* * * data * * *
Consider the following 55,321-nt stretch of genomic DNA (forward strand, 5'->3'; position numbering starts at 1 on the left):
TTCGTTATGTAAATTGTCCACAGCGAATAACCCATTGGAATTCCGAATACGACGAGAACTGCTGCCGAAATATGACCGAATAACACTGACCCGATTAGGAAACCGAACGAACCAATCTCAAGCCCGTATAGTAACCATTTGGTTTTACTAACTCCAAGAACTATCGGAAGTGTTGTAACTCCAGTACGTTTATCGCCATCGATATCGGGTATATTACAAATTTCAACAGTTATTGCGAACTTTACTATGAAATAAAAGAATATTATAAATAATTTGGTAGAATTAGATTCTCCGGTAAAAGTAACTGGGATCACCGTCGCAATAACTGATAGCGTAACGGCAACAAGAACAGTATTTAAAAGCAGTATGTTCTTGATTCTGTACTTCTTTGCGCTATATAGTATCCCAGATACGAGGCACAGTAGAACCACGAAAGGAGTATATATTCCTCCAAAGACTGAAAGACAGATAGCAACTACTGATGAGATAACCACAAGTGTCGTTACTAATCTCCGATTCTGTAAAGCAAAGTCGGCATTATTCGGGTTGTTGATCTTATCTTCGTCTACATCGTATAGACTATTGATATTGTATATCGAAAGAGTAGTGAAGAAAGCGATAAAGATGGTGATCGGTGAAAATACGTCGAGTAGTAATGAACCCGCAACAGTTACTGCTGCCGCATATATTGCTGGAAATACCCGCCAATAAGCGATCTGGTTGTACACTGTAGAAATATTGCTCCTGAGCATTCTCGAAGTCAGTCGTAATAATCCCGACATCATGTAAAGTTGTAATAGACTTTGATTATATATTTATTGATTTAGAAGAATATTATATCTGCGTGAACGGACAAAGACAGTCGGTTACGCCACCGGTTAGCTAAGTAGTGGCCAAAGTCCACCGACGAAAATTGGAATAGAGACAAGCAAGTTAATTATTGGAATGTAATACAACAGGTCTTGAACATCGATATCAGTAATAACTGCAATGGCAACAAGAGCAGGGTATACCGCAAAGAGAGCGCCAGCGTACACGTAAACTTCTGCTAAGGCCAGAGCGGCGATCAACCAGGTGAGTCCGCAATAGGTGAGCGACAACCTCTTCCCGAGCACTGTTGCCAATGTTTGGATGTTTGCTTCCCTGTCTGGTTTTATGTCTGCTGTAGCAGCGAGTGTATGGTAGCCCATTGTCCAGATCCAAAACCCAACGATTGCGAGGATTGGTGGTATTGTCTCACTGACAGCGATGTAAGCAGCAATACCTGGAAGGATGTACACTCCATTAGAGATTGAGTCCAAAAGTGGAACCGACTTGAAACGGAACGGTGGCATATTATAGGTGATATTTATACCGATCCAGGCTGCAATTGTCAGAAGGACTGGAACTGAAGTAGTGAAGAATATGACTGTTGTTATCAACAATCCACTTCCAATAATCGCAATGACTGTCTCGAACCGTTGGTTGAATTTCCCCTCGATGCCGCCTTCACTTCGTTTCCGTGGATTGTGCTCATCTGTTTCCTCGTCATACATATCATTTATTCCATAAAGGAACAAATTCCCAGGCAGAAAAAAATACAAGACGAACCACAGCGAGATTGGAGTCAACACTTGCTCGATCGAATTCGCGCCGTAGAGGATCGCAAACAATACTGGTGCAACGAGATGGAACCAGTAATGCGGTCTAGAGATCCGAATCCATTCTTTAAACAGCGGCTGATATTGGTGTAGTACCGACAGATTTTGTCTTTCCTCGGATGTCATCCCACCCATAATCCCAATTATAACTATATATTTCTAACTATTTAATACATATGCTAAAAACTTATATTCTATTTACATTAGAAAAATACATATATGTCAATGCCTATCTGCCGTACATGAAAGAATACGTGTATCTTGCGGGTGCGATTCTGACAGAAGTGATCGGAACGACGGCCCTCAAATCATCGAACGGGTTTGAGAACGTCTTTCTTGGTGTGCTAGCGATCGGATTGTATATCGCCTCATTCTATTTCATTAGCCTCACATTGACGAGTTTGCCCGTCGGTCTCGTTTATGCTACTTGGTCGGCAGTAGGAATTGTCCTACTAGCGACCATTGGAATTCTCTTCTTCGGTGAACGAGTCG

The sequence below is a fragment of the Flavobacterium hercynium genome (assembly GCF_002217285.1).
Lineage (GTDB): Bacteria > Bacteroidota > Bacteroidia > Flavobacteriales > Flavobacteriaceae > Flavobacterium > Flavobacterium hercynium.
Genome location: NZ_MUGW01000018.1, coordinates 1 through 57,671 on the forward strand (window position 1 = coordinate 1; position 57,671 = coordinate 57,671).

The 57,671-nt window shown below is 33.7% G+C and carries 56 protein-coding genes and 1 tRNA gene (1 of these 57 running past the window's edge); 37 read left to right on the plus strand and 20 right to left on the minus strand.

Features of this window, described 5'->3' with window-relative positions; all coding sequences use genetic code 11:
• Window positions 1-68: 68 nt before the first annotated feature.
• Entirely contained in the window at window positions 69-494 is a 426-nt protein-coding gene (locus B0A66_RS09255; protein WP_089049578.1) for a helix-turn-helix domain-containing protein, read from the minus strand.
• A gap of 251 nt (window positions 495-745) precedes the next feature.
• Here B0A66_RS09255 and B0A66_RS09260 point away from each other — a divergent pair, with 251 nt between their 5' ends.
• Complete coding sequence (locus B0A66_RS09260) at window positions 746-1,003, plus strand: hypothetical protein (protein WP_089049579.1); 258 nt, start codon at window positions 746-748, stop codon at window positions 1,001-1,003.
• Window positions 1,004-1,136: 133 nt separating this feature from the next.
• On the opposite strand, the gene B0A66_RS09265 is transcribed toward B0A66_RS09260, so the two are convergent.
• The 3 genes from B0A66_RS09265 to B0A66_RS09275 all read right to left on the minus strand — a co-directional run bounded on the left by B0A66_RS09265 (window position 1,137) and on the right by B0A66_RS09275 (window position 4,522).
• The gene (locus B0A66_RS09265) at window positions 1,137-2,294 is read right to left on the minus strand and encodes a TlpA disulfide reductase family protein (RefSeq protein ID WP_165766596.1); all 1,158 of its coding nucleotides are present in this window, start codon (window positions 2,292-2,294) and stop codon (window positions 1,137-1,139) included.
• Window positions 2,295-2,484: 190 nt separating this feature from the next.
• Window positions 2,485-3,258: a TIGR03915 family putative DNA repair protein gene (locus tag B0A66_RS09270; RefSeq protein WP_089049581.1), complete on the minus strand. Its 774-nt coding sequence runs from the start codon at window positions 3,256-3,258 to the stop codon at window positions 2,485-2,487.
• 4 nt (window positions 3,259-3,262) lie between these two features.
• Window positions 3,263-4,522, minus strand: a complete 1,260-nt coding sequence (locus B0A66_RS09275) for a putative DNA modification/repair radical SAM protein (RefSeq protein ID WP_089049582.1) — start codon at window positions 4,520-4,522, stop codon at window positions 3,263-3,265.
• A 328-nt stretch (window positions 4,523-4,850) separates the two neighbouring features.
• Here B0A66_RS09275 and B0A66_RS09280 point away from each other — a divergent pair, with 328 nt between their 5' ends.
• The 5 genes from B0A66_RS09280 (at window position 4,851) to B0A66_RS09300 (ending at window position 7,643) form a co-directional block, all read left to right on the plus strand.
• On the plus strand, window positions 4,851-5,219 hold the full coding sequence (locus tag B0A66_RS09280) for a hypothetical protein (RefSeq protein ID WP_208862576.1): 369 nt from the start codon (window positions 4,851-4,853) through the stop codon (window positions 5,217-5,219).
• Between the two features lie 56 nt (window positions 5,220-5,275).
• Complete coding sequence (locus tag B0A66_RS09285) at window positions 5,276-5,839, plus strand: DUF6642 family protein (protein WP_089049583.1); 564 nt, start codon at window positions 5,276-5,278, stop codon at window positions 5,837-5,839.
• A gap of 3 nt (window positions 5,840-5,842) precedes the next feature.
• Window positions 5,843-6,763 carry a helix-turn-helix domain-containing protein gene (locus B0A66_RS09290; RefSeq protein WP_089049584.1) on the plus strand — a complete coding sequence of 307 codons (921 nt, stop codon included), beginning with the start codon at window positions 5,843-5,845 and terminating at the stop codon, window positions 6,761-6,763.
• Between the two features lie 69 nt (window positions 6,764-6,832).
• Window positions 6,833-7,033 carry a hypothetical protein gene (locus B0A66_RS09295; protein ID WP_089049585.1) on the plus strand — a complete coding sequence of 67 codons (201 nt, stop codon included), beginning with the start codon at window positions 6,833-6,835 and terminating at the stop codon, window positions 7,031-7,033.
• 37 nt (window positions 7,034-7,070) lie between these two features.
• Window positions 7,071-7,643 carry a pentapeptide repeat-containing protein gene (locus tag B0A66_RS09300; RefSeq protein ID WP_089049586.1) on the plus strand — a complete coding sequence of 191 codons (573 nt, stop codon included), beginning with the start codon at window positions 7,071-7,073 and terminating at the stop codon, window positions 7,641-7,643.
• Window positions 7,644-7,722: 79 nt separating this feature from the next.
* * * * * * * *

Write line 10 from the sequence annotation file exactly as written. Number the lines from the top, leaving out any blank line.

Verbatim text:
• A gap of 251 nt (window positions 495-745) precedes the next feature.